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In time of crisis, Ivorians turn their eyes toward heaven

Church attendance is up in Ivory Coast, a nation facing civil war.

By Lane HartillSpecial to The Christian Science Monitor / November 25, 2002



ABIDJAN, IVORY COAST

In the heavy heat of an old hotel ballroom, the Rev. Tsapkornou Johnson drips with sweat and works the congregation into a prayerful lather.

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"God doesn't need a gun," he yells into the microphone. "He doesn't need ammunition. No army can stop Him." The crowd at the Christian Action Faith Ministries explodes into applause as hundreds of hands fly up and a hail of "Amens" rain down.

Sermons like Mr. Johnson's are echoing in churches throughout Ivory Coast as a two-month standoff between rebels from the Muslim north and the government wears on.

In a country with a long history of reliance on prayer during conflict, religious leaders and experts say a sort of "spiritual nationalism" is sweeping the southern part of the country with a fervor never seen before.

"As the crisis mounts, there is a strong spirituality in which man realizes that he alone can't resolve the problem," says Mathias Dacouri Gadou, a professor of anthropology of religion at the University of Abidjan. "There is a belief only God can find a lasting solution."

While many conflicts in Africa cause citizens to turn toward religion, observers say that the intensity of the interfaith dialogue here may ensure the new enthusiasm lasts long after the conflict is over and help prevent further unrest.

But critics caution against that assumption. Even as the faithful put aside denominational and religious differences in pursuit of a common goal, they say, experience has shown that different interpretations of sacred writings in Africa can cause factional divisions within Islam and Christianity, and spur strife.

Mr. Gadou says that after the 1999 coup, a multifaith Forum on Religion was set up to show "the rest of the world that it wasn't a conflict between the religions."

Government officials are in the same position now, trying to convince the rest of the world that religious differences have not divided the country into the Muslim north against the Christian south. Government negotiators and rebel leaders both attended a peace mass last Sunday in Lomé, Togo, in which Muslims and Catholic leaders preached peace. And the minister of communication, Séry Bailly, recently told a local newspaper that the violence was socially or politically driven. "It's not a religious problem," Mr. Bailly said.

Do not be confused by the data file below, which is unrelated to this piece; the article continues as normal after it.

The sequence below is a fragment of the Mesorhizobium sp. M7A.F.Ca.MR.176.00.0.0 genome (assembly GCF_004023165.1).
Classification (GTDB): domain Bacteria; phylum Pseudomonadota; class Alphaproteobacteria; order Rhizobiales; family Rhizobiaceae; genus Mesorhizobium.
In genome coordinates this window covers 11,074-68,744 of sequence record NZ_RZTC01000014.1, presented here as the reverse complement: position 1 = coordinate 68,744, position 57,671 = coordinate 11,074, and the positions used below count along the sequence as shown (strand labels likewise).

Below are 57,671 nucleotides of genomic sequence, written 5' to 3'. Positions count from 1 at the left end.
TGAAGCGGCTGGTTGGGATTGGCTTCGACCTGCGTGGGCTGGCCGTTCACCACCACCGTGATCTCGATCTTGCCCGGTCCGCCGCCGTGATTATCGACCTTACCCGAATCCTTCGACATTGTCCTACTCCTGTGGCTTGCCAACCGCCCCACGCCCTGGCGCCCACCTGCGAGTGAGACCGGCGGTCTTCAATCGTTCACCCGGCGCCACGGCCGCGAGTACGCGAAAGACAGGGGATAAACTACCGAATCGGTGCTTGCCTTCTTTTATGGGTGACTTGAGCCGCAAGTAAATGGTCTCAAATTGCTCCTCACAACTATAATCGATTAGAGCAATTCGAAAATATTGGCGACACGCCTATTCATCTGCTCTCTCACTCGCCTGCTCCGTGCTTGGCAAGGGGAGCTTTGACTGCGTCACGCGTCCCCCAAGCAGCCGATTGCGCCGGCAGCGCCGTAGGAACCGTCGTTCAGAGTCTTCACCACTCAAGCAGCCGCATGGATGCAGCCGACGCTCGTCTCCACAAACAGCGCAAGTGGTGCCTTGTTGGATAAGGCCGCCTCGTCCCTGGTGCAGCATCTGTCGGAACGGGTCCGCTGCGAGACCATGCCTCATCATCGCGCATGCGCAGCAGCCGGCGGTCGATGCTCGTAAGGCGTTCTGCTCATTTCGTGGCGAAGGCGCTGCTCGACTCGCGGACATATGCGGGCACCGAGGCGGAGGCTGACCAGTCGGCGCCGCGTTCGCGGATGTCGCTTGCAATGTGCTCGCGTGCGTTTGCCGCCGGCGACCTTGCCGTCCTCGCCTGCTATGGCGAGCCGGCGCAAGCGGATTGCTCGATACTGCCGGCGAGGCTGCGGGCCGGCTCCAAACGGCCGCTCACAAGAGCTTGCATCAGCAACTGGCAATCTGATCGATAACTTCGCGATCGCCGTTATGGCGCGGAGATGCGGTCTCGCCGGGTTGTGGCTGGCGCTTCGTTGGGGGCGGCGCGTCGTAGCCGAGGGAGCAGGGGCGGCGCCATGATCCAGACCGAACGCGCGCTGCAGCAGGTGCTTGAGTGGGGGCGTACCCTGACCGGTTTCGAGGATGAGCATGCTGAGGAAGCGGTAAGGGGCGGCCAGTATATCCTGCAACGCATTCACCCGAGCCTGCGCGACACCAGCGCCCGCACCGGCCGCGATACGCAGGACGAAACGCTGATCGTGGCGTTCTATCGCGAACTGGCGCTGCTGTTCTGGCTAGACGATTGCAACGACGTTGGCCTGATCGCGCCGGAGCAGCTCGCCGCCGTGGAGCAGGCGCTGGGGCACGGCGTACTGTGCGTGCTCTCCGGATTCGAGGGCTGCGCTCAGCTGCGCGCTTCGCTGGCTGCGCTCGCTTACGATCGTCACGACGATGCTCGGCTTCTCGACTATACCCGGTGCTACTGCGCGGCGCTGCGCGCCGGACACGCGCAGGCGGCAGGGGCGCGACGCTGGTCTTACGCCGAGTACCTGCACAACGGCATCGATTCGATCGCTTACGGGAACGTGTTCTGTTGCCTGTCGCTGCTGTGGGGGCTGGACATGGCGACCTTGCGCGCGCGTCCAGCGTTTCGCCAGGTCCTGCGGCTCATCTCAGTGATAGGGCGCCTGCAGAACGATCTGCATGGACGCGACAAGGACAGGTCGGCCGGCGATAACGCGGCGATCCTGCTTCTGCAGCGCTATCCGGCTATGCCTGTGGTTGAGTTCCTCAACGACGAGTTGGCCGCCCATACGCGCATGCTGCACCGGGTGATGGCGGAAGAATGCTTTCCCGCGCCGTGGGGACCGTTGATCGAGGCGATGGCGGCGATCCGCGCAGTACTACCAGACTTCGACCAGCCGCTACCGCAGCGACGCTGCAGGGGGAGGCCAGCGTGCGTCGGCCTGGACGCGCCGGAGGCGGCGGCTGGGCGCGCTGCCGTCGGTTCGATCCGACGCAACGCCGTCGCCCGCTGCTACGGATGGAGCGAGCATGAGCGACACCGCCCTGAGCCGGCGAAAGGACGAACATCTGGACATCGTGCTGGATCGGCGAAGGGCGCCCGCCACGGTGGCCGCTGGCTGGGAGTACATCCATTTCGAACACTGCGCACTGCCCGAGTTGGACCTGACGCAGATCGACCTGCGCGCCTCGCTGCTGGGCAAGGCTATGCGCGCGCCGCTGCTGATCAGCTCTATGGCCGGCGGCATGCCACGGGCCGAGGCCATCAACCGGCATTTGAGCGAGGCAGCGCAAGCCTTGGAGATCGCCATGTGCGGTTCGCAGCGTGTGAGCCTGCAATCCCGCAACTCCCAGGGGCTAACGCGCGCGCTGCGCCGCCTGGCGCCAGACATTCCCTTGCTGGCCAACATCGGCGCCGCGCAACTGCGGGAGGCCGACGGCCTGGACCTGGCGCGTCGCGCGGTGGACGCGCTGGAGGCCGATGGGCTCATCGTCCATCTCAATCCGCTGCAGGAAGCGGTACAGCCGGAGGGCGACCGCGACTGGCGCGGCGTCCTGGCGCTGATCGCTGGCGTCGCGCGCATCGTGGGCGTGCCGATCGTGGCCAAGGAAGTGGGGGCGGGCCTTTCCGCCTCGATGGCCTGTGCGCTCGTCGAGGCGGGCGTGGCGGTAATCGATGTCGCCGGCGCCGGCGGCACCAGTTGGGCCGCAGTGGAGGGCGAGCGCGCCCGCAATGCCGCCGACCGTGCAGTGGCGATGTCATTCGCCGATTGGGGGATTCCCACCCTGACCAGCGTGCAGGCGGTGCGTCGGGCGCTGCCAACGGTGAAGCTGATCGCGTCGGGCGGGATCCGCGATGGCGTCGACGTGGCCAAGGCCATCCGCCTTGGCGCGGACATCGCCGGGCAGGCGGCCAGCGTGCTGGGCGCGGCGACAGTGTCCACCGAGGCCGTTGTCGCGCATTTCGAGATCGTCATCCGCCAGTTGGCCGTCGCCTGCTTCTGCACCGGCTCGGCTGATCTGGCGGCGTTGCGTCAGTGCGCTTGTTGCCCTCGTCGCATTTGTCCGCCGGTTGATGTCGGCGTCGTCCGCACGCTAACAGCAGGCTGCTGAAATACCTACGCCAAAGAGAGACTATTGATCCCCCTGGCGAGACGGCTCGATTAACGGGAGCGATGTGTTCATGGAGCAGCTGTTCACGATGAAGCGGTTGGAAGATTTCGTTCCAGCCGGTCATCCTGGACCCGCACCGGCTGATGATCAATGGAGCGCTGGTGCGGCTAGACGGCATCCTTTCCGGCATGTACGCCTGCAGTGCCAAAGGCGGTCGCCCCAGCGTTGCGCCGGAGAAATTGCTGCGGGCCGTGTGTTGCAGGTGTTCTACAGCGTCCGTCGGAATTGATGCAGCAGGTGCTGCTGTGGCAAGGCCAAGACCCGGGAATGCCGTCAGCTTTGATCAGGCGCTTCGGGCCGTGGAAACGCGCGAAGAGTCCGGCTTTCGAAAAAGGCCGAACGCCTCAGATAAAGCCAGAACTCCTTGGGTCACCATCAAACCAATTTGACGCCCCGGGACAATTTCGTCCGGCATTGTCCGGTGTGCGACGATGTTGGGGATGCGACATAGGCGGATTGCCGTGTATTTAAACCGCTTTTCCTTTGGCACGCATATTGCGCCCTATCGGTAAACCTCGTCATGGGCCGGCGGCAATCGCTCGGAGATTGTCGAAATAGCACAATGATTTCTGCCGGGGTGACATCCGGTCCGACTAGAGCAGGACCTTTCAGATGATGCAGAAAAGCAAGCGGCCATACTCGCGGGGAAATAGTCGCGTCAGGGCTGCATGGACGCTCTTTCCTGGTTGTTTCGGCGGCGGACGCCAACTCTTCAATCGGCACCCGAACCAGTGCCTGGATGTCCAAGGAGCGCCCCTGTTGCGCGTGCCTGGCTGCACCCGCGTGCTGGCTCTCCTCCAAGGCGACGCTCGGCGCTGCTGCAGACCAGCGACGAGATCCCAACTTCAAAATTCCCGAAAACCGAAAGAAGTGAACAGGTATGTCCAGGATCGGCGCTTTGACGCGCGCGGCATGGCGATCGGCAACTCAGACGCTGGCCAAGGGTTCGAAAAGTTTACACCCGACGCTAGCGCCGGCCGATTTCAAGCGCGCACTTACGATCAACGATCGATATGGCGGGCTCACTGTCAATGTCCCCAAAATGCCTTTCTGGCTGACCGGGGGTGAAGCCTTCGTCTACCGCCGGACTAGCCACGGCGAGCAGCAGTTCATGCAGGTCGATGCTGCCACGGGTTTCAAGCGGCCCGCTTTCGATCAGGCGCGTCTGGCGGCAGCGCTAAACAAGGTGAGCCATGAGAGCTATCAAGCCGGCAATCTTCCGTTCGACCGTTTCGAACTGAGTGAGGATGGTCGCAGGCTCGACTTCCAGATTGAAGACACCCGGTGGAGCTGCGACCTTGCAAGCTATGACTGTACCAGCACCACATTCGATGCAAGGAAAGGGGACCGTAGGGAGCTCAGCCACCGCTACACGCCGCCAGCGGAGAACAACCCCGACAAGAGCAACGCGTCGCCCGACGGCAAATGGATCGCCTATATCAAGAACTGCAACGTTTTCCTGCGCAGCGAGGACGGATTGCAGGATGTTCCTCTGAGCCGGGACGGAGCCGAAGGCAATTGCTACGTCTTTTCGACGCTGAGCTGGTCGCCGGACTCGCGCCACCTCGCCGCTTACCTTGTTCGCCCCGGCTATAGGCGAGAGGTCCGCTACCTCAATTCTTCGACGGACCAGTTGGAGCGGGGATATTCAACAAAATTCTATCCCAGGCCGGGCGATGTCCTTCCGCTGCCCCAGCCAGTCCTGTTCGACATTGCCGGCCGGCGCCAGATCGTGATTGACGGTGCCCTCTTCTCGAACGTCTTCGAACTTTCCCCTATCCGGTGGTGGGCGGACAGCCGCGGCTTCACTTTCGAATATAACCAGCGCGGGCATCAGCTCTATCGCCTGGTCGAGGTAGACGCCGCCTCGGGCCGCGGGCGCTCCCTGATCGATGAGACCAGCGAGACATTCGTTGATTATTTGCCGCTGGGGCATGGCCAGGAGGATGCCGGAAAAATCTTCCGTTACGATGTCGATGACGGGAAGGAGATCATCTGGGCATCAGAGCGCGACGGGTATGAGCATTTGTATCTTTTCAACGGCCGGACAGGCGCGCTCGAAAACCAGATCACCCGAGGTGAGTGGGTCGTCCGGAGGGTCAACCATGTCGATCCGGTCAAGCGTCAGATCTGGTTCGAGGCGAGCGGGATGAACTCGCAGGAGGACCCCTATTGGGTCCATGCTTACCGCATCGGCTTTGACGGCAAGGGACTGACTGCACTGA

Indeed, to show that the two religions are united in finding a prayerful solution to the war, Christians and Muslims are now reaching across the aisle. For several weeks, imams and bishops alike have been preaching togetherness at joint prayer services at churches throughout Abidjan.

One Muslim, who requested anonymity, says, "All Muslims have to call into question their spiritual role in the crisis."

He says that a distancing from God and lack of prayer may have contributed to the crisis. He and his fellow Muslims have started reciting a douha - a special prayer to ask God for guidance in solving the problem.

The crisis is finding more nonbelievers looking for divine guidance.

"Some people, who are not Christian, will go to church on Sunday to cool down their nerves," says Johnson, noting that before the crisis, the average Sunday attendance at his church was between 800 and 850. Now, with 20 to 25 newcomers each week, attendance has grown to more than 1,000.

Naboudou Gnaba, a member of a Christian intercession group here that prays for a resolution to the crisis, believes that the crisis was a religious sign. "God allowed this crisis in order for the people here to mature [in their religious devotion] and the love of their country," he says.

"We see the crisis as a learning experience. We don't see it as something negative.... It's an opportunity for us to increase our faith."

Some experts question whether this spiritual unity can last. Phillips Stevens Jr., an anthropology professor at the State University of New York at Buffalo, says that at times of conflict in Africa, a superficial spiritual nationalism may take hold, but because the religious divide in many countries - Christianity versus Islam in Nigeria, for example - is so deep "that even in times of intense national crisis, it's unlikely all people would unite at the national level."

"Spiritual considerations can provide a base for such unifications," Mr. Stevens says. "But specific differences will tear them apart eventually." He says that the divisions between different Muslim sects in Nigeria are one example.

Professor Gadou echoes that thought. "Everyone has their own [view of] God, with their own rules," he says. Still, the faithful here say that spiritual solutions will ultimately prevail.

"There can't be a war in the Ivory Coast, because we're praying, and God is in Ivory Coast," says Rev. Ndiaye Bassirou at the Christian Action Faith Ministries. "We pray that God touches the [rebels'] heart. War is not God's will."

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